We are kicking of a series of blog posts on localization regions. Note that when you localize software for example to enter a new market, don’t look at that region as a black box! If you’ve never crossed from Bavaria into Austria (or the other way around) you might assume that a) the languages on either side of the border are fairly similar b) if you’re translating for these markets, your target language would be German (DE). Almost.
lingohub is based in Linz, Austria – and I’m writing this from Berlin, Germany being a native of Bavaria (and I grew up with Austrian television). Let this be the first in a series of blog posts where we want to highlight language nuances. Feel free to send us emails with some experiences of your own.
Just like you have words in European Spanish that sound weird and plain wrong to a resident of a Latin-American country, there are words that will determine whether a customer from either side of the Alpine border will feel taken care of using your product.
Here are a few examples that illustrate that these aren’t mere different spellings but entirely different words. As linguists are aware of, dialect differences are especially visible in domestic vocabulary, such as food and other daily life words. In the case of the translations for “law” they are both actually Latin words, one in singular, one in plural. (Also see Wikipedia’s article on Austrian German)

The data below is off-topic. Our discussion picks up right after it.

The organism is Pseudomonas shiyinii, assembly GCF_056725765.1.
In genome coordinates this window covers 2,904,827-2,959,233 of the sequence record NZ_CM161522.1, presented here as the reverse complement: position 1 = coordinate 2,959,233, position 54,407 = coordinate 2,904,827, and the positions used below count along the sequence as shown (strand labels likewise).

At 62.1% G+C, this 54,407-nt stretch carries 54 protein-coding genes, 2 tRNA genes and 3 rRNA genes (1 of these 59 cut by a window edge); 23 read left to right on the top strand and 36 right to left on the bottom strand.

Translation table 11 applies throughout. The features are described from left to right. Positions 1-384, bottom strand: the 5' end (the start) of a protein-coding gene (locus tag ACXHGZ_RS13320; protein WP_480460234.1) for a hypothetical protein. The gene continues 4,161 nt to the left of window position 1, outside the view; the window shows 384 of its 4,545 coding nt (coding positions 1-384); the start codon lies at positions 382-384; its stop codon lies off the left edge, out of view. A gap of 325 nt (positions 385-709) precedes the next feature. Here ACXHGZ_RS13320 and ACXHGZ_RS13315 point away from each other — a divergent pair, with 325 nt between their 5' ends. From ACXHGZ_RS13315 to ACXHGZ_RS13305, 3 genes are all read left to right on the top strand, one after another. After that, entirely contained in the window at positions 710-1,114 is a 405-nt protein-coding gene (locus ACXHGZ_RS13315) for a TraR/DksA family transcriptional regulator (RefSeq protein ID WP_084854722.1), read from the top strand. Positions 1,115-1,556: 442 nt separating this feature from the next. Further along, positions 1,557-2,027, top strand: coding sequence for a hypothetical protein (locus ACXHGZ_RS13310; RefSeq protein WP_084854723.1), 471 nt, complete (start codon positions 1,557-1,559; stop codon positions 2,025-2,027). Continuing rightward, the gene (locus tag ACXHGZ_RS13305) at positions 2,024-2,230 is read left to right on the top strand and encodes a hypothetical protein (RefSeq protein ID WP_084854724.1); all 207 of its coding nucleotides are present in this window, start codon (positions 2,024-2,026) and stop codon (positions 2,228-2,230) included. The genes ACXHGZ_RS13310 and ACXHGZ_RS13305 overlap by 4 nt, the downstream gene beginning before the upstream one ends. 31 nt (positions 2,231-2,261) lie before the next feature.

Austrian German (de_AT) – German (de_DE) – English translation examples
Jus – Jura – law
Topfen – Quark – sour cream
Obers – Sahne – cream
Jänner – Januar – january
Kren – Mehrrettich – horseradish
Traffik – Kiosk – newsstand
Heuer (also in Bavaria) – dieses Jahr – this year
Sackerl – Tüte – bag
Beistrich – Komma – comma